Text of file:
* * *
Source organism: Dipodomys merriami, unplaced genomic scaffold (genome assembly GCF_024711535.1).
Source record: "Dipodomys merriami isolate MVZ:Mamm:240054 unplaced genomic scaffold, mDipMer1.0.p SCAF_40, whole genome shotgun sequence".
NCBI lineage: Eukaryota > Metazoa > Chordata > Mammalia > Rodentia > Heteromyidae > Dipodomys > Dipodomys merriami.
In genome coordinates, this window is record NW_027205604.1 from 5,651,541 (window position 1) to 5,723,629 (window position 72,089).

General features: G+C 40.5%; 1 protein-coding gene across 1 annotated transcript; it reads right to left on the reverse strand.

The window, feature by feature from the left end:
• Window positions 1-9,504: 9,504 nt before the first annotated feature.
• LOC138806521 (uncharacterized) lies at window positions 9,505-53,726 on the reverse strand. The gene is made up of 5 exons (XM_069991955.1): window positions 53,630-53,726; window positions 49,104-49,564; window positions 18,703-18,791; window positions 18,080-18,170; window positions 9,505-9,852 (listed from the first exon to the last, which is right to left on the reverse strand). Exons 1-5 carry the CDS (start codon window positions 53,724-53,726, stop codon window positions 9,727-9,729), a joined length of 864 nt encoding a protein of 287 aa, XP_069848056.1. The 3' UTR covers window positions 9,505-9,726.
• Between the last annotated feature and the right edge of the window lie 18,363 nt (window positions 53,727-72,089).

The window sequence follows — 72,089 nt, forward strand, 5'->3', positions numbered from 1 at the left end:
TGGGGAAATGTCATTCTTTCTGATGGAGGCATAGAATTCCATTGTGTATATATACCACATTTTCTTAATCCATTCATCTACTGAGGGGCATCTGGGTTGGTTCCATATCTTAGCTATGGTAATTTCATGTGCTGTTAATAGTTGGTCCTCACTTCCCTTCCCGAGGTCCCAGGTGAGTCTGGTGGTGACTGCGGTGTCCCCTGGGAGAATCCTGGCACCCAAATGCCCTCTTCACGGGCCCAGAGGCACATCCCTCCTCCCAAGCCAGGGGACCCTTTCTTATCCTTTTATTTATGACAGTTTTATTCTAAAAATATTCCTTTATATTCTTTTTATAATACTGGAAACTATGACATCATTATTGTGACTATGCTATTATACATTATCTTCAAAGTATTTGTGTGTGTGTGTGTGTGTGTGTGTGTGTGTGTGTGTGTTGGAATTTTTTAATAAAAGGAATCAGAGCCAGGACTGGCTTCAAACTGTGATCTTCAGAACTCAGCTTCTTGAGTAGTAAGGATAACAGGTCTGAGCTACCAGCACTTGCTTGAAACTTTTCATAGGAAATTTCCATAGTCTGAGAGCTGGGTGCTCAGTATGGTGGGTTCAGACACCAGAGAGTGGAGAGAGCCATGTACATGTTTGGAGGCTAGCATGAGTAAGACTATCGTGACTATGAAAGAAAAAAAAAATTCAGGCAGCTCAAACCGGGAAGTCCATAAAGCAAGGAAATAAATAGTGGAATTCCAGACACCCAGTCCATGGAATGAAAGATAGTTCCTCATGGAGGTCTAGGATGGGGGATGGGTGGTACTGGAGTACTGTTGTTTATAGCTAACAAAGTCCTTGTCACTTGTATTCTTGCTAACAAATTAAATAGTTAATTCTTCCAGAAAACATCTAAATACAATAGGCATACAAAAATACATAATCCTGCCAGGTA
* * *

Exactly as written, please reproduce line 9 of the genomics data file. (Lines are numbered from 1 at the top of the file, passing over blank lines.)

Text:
• Between the last annotated feature and the right edge of the window lie 18,363 nt (window positions 53,727-72,089).